Wednesday, October 15, 2008

Gifts My Father Gave Me

Today is my dad's birthday. He would have been 63 but he died a month after his 61st birthday. In memory of him, I'm posting the talk I gave at his funeral. My mom wanted all of us kids to speak, so this is what I said. I've modified it a little. It's kind of long and you don't have to read it because it's really just about me and him. This is also one of those things that doesn't require seven comments (although you can talk if you want to) because today, it's not about that. It's about my dad, who I miss.

My dad was pretty bad at giving gifts. It’s probably why I looked forward to them so much. Where other girls might get pretty bits of jewelry or other things to spoil them, my presents all came from one of two places: an infomercial or the LA County Fair. He gave me kitchen choppers and desk organizers, plastic hooks for hanging things on my walls, planners, and gadgets galore. For my 30th birthday, I got caulking and insulation so I could weather proof my bedroom. And I loved every one of those dumb gifts because he picked them just for me. He really thought long and hard about every bit of hardware he ever wrapped up and gave to his girly girl daughter. He genuinely thought about what I would need and he would be so excited to give me each present.

I admit even I had to laugh over the caulking, but I might have loved that the best of anything because he did it because he loved me. I guess he could have caulked my room himself, or made my brother do it. Or more probably conned someone I was dating into doing it. But the next Saturday, I was on my knees on the concrete outside, learning how to caulk. And you know what? My room is warm and I don’t have to ever live in a cold room again because he taught me how to fix it.

That, of course, was his true gift. It’s why his badly wrapped presents were beside the point. I want to share with you some of the other gifts our father gave us. My whole life I’ve lived under the threat of losing him. He faced health struggles from the time he was not much younger than I am now. That’s his first gift: thirty years with him I never thought I’d have. And in those thirty years come his other gifts. When I first began to realize that this time, he really might not make it through, I dreaded how much it would hurt to lose him, how much I would miss him. I was afraid I would get a black hole in my stomach and I would just walk around, hurting, feeling a little lost, not knowing what to do next. It didn’t happen. Of course it didn’t happen. This is his next gift: I come from a household of faith. We have been taught by goodly parents. I am not lost: I know who I am. I am Wayne Bennett’s daughter. That means something. He is not lost. I know exactly where he is. He taught me that, too.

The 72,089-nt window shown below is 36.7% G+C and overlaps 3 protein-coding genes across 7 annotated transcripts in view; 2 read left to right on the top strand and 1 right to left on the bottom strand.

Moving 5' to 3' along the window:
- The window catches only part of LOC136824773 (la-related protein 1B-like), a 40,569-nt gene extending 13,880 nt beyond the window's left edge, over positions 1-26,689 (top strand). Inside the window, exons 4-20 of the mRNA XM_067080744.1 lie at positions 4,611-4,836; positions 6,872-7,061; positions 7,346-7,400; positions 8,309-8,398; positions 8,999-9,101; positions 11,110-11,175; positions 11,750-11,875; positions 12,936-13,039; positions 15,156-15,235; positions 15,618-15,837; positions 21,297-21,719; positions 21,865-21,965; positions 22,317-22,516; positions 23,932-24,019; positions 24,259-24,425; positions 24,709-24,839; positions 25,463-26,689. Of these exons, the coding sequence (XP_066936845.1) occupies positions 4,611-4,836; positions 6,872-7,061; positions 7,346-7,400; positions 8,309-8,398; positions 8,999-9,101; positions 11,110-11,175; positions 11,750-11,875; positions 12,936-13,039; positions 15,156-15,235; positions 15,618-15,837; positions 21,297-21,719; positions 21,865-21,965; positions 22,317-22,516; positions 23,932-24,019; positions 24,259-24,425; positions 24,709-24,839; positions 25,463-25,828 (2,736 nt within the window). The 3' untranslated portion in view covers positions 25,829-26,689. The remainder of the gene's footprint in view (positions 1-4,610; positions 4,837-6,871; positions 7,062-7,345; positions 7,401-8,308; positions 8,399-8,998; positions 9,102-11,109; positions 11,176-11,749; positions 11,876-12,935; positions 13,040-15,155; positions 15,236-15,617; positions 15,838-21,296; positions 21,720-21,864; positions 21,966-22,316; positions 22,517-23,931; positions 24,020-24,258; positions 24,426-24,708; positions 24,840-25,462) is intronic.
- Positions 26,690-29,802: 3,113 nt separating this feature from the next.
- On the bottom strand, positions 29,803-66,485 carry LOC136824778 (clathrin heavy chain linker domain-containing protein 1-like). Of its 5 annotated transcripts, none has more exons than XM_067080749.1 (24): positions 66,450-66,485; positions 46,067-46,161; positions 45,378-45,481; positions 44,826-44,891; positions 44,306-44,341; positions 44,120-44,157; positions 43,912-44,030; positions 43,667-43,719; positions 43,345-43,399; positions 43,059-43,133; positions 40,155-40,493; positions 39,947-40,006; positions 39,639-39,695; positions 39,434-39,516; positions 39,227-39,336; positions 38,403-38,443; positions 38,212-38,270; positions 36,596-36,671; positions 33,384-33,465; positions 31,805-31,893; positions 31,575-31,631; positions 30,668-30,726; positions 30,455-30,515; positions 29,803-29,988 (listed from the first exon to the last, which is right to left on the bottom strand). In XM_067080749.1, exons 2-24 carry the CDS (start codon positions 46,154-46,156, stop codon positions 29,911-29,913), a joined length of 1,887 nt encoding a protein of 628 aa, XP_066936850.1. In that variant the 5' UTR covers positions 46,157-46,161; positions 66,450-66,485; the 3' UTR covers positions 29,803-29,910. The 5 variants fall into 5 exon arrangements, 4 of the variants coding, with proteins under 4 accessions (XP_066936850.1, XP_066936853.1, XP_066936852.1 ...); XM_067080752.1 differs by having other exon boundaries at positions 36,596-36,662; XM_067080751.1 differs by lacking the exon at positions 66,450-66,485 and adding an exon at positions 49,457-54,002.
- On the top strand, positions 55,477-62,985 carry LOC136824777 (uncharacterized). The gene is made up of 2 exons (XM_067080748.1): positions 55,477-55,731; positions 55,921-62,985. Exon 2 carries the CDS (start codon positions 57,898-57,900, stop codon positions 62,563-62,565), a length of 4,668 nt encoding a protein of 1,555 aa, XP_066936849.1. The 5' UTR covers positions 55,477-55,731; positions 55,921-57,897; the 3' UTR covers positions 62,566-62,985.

He taught us a love for our heritage. We honor those who have gone before us. He filled our childhood with stories of family members who already passed on, teaching us about them so we could keep that connection. One of my best friends is my Pawpaw, my dad’s father. That relationship, that love and respect I have for my grandfather….that’s another gift from my father.

He taught us kids to work hard. While the other kids in the neighborhood got to run around and play in each other’s yards, we were most likely to be found in one of my dad’s many gardens over the years, planting, weeding, or harvesting. This unintentionally produced three pint-sized Tom Sawyers….the neighborhood kids were fascinated by these chores and would beg to do them. I admit we often graciously granted them the opportunity. But the lesson still stuck with us. My brother and sister and I are workaholics, probably. But we can be counted on to get things done. Many times, I saw my father rise from bed, exhausted before he started and in a great deal of pain, to go about his business and see to his responsibilities. How could we do less?

Here’s another gift: advocacy. He taught us to stand for the things that are right, the right way. One of my proudest moments occurred during one of his recent hospital visits. I had come straight from work to check on him and discovered that he had not gotten the things he needed. I am my father’s daughter, so this would never do. I had a couple of polite but pointed conversations and the steady stream of hospital people began within minutes until everything was done. My brother or sister could easily have done the same because he taught us all the same thing: everyone, regardless of who they are, deserves to be treated fairly and you go to whoever you have to go to to make that happen. As the parade of medical staff began, he sat back and grinned, that delighted mischievous grin, and I hope it’s because he saw a little of himself in me. My dad was not one to easily relinquish control, but he had absolute faith that I, my brother or my sister, could take on anyone if need be to see that he got what he needed. The funny thing is, the nurses loved having him for a patient. I think it’s because he never complained. His requests were always for exactly what he needed and nothing more: he didn’t want their sympathy or pity, and what he got was their respect. This won us some odd perks: preferential treatment in the emergency room where they knew us by name and we never had to wait, arguments among the nurses over who got to take care of him on the floor, and as many guests as he wanted, regardless of visiting hours.